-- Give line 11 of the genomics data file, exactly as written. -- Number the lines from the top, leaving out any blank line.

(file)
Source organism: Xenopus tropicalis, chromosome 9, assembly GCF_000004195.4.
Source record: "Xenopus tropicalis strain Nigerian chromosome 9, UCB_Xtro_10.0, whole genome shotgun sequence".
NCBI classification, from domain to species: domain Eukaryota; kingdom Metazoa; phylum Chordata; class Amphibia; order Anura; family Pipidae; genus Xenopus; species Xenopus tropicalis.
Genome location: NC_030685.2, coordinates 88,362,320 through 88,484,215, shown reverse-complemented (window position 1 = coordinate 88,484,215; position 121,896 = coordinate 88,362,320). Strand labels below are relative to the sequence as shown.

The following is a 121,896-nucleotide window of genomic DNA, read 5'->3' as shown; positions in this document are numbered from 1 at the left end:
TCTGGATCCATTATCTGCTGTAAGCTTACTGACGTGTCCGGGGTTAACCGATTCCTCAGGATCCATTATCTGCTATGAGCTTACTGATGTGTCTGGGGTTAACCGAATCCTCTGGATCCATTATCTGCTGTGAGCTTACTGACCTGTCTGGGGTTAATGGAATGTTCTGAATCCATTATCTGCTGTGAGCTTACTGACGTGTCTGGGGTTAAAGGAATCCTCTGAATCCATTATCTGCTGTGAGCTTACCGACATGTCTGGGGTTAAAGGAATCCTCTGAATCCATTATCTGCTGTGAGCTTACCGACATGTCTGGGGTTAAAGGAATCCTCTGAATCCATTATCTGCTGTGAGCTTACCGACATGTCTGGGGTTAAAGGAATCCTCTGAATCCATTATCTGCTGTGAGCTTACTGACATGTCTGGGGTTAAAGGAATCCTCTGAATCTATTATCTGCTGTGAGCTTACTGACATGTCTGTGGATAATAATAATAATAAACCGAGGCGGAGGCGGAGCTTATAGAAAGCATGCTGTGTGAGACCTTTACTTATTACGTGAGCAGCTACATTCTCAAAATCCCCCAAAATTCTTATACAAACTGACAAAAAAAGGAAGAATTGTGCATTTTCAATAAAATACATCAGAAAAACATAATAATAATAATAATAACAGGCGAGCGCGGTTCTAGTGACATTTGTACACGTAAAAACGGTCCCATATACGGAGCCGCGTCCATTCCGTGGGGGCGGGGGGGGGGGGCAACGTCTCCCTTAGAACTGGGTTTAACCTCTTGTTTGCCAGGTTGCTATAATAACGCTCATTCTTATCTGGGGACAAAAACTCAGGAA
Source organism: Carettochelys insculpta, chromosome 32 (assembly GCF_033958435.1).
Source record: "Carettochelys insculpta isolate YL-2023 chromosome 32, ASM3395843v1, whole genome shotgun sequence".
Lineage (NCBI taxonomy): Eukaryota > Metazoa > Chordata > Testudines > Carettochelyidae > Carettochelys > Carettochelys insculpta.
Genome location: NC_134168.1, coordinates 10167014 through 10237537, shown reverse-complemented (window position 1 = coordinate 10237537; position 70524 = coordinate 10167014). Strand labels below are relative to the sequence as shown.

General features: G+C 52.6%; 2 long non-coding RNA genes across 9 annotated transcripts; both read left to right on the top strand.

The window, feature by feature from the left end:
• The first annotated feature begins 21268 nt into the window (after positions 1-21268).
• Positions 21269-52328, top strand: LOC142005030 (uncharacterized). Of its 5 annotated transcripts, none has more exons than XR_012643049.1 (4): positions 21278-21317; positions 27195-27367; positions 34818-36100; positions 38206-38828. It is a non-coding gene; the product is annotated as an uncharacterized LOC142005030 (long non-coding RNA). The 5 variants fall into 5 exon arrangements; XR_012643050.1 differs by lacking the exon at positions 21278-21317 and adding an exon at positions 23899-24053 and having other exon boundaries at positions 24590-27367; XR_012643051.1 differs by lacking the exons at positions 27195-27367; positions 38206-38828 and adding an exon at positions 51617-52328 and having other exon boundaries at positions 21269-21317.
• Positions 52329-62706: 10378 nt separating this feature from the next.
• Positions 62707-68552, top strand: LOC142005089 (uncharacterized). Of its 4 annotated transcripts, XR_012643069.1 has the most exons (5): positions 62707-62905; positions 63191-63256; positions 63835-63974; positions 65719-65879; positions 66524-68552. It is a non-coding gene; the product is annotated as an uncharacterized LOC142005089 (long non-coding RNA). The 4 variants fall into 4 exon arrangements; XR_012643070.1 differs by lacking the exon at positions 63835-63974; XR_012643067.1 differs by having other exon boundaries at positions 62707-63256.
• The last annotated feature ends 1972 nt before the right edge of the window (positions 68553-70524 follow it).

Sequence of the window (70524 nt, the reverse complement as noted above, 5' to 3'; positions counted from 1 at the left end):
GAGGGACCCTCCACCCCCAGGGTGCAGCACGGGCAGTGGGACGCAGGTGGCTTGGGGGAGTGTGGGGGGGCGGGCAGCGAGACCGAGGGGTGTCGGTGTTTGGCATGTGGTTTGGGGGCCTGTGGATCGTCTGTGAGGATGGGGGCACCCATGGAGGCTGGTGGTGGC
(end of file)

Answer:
General features: G+C 52.6%; 2 long non-coding RNA genes across 9 annotated transcripts; both read left to right on the top strand.